“Crosby was born first and Rand a minute later,” she says. “We had been operating under the notion that Crosby was the healthy baby and Rand, the sick baby, but to our surprise and horror, Crosby was born pale and mottled and didn’t cry. They had to resuscitate him and immediately transfer him to the NICU. We knew Rand would not live long after birth due to his renal agenesis and the resulting lack of lung development. After hours of consultation with various care providers, we had decided in advance to offer comfort care to Rand. The nurses gave him to me right away while they finished surgery. Rand lay on my chest the entire time, except for when my husband held him. I’ve never said as many ‘I love yous’ as I did in those 58 minutes.”
As he lay on his mother’s chest, the hospital chaplain baptized him before he passed away. “I wanted to be certain that Rand never experienced pain. Palliative care for terminal infants ensured that,” Dugger says. “After his death, Rand stayed with us for the next 48 hours, and I held him the entire time. Those hours, the only ones I have with Rand, are permanently burned into my memory. Our girls came to the hospital the morning after his birth to meet their brothers. We all went to the NICU where Crosby was, and that is our only photo of all six of us.”
After Dugger was discharged and the family said goodbye to Rand, she spent the next six weeks in the NICU with Crosby. Those six weeks gave her perspective and clarity on what to do next.
“After experiencing the NICU myself and seeing what other parents were going through, we wanted to do something for Rand and at the same time ensure that the moms who come after me have access to research and interventions,” she says. “Waiting for an intervention can be, and very often is, deadly. We also wanted to make sure the research Dr. Papanna is doing is continued. We were stunned not only by his resume but also by his human kindness. He treats people like people, not subjects or opportunities. My husband and I will do anything to keep TAPS at the forefront of medical research, and supporting Dr. Papanna is one way we can ensure that.”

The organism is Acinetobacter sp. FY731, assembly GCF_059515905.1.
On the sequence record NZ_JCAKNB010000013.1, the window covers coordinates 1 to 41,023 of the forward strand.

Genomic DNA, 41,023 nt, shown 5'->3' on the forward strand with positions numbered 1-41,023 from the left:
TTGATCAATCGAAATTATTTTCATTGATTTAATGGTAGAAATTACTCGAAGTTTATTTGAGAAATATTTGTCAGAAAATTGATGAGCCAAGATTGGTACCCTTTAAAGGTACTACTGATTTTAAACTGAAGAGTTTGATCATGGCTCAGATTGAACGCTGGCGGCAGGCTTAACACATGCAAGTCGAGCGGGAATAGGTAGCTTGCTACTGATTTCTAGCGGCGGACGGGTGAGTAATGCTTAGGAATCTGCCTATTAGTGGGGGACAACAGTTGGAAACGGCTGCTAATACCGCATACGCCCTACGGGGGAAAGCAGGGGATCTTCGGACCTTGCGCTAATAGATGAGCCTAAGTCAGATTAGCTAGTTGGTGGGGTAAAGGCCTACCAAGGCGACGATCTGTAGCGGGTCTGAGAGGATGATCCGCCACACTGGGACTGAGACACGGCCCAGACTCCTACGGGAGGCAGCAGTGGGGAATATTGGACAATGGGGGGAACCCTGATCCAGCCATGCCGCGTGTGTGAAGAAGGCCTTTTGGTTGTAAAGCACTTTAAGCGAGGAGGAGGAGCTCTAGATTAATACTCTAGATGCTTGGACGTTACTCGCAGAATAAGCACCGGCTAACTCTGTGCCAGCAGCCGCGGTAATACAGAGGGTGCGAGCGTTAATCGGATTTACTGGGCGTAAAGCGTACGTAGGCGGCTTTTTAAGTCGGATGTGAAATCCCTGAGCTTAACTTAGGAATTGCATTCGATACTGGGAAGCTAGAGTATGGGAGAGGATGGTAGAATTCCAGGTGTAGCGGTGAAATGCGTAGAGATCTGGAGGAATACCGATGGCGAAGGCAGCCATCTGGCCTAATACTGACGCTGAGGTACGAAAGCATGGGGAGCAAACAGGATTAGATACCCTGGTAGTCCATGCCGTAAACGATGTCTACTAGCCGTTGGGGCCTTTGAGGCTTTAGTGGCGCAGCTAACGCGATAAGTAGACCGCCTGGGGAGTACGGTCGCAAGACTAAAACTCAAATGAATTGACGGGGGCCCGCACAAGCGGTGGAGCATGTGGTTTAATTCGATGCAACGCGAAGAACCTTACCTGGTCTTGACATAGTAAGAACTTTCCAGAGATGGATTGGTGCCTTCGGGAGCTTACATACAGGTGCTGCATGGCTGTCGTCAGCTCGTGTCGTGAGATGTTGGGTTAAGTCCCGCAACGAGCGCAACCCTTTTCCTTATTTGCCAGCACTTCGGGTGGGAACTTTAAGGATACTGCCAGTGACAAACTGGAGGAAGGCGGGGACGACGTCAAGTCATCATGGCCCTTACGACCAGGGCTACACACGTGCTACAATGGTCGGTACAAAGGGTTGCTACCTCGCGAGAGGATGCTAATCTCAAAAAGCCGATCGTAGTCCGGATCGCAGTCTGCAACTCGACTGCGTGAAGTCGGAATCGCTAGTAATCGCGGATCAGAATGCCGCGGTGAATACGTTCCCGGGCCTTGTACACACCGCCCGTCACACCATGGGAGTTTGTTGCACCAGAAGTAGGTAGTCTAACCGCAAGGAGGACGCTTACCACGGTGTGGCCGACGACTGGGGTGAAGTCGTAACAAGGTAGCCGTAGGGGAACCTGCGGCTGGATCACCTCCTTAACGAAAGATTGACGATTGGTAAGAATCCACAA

A few days after the twins were born, the Duggers created the Rand Francis Dugger TAPS Research Memorial Fund at McGovern Medical School to raise funds to further Dr. Papanna’s work. In 2019, they founded the Rand Francis Dugger Foundation with the goal of raising money for Dr. Papanna’s research and funds to support families going through complicated twin pregnancies.
“We’re not limiting support to TAPS, but plan to offer it to anyone experiencing a complicated twin pregnancy who needs a higher level of care and for whatever reason can’t access it,” she says. “The foundation is an important part of our recovery process. I don’t want to say heal because I don’t think you ever heal from the loss of a child. Rand is a part of our world and is with us every day.”
The Duggers incorporate Rand into their lives every day through photos, bedtime prayers and conversation. “My five-year-old daughter will say this: ‘I have three brothers and sisters but only two are here. Rand is with us too, but in heaven.’ We don’t hide our grief. This experience has given us an opportunity to explore our feelings and discover that you can feel happy and sad at the same time. We take advantage of every opportunity to honor Rand. I’m so proud of how our kids have taken on such big adult issues and are figuring out really beautiful ways to process and live with them. It’s important to us that our kids and the world know that Rand was real and Rand was magic.”
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Located within the Texas Medical Center, The Fetal Center is affiliated with Children’s Memorial Hermann Hospital, McGovern Medical School at UTHealth, and UT Physicians.